Independents plough a lonely furrow in election field (Election Special)

New Delhi, April 6: Jaswant Singh, the BJP stalwart whom the party expelled, might be one of the more famous independent candidates contesting this general election, but there are numerous others who are in the polling arena to prove their mettle without any backing from a political party.

The reasons why they are contesting vary from the fact of not having got a ticket from their chosen party to trying to establish a political foothold in their area or, simply, to prove their worth.

Take the case of Kamini Kaur, an independent candidate from the northwest Delhi constituency. A BJP worker for the last 15 years, Kaur, who runs at least three fitness centres in the area sought a ticket from the party this time and when denied, decided to contest as an independent.

“I have been a social worker for so many years. I desperately wanted to enter the fray this time, but was denied ticket by the BJP as well as the Aam Admi Party (AAP) hence I decided to file nomination as an independent,” Kaur, 52, told IANS.

For 39-year old Ashutosh Mudgil, independent candidate from Delhi’s Chandni Chowk constituency, fighting for the Lok Sabha election was a conscious decision to get a presence in his locality.

“Though I know the Lok Sabha election are a little big for me, by being pitted against big names like Kapil Sibal and Harsh Vardhan, I am ensuring my place in the public mind and will fight other elections later,” he said.

For others like Kumar Vivek Gautam, a candidate from east Delhi, fighting election is a way of getting his organization recognition.

“We have launched an organization called ‘Jan Hit Kranti’ and have applied for registration. I am fighting polls to ensure that it gets prominence,” he said.

Though, there are no figures for the number of independent candidates in the fry as nominations are still being filed by candidates across the country for the over one-month long general election, in Delhi alone there are 66 candidates, who are trying their luck as an independent candidate.

Examples are also galore from across the country on how independents are taking up cudgels against established political parties.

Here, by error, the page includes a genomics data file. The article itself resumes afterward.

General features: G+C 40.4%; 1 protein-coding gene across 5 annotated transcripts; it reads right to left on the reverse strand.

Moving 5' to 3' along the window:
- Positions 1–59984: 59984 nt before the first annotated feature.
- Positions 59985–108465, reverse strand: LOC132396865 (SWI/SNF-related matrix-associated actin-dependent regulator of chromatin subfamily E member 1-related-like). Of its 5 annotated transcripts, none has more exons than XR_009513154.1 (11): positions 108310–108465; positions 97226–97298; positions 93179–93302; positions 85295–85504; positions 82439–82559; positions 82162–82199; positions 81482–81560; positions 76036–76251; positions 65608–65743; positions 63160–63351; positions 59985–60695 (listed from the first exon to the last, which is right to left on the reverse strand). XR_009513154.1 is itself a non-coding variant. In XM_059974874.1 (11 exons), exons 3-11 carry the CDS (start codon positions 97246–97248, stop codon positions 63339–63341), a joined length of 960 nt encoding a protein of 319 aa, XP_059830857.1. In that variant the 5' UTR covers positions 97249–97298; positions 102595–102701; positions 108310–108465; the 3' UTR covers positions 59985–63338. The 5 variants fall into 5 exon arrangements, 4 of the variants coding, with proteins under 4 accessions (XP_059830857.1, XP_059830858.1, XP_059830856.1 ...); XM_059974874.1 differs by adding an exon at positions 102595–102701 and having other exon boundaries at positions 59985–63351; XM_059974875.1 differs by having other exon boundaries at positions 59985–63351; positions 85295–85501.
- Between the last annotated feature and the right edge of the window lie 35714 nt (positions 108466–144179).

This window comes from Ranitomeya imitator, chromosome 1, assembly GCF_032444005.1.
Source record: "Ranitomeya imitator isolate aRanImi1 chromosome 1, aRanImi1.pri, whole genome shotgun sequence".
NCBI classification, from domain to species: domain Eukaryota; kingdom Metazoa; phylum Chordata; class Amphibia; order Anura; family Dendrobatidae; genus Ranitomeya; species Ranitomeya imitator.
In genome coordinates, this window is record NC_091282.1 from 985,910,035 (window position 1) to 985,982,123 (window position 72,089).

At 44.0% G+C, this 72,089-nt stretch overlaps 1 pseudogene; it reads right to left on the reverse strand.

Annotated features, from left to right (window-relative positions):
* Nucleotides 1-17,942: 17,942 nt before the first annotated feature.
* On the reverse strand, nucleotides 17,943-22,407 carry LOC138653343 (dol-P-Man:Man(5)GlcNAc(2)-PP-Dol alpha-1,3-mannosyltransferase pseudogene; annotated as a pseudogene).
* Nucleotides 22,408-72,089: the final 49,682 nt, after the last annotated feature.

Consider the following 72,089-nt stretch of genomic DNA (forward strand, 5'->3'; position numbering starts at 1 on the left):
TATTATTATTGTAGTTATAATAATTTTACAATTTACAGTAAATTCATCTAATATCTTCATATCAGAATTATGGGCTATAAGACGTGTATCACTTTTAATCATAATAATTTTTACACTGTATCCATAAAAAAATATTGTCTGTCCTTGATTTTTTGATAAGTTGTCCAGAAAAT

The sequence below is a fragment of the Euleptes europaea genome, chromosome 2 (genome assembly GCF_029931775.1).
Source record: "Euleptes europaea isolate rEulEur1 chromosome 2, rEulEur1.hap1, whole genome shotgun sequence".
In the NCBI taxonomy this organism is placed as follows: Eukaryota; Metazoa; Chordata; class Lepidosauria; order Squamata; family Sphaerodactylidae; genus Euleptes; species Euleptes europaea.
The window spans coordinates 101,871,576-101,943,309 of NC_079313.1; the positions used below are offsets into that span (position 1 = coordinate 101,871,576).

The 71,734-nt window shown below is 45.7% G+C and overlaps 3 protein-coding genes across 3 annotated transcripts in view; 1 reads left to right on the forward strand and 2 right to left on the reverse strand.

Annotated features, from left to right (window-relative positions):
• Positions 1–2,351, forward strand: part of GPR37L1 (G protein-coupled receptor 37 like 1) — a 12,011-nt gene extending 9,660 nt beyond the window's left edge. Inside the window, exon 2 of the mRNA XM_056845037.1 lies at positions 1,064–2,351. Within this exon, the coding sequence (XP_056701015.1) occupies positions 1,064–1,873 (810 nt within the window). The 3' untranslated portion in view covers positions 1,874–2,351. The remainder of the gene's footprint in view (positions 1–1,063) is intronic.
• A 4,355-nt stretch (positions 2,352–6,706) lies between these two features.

Jaswant Singh decided to contest as an independent after the BJP refused to give him a ticket from Rajasthan’s Barmer, the constituency of his choice.

“There is an overwhelming support for me in Barmer. Never before have I seen such public enthusiasm,” Singh said.

Actor and TV reality show star Kamaal R. Khan is in fray as an independent from north west Mumbai after quitting the Samajwadi Party.

The Samajwadi Party had decided to cancel his candidature after Khan was accused of making derogatory remarks against women on micro-blogging site Twitter.

An analysis of the Election Commission data, however, shows that the number of independent candidates who won elections has declined over the years. While as many as 37 independents won in the first Lok Sabha election in 1952, in 2009 only nine managed to get elected.

The total number of independent candidates who forfeited their deposits increased from 360 in 1952 to 3,806 in 2009.

There are of course certain people like 55-year-old K. Padmarajan, who is in Vadodara in Gujarat to fight elections against BJP prime ministerial candidate Narendra Modi, with not an aim for winning but to set a record.

Having no political ambition or hope to win election, the Tamil Nadu-based tyre trading firm owner filed his nomination as an independent Lok Sabha candidate from Vadodara just to set a world record of fighting maximum number of elections.

Padmarajan, who is a qualified homoeopathic doctor, has already fought and lost all the 158 elections in the past.

(Sreeparna Chakrabarty can be contacted at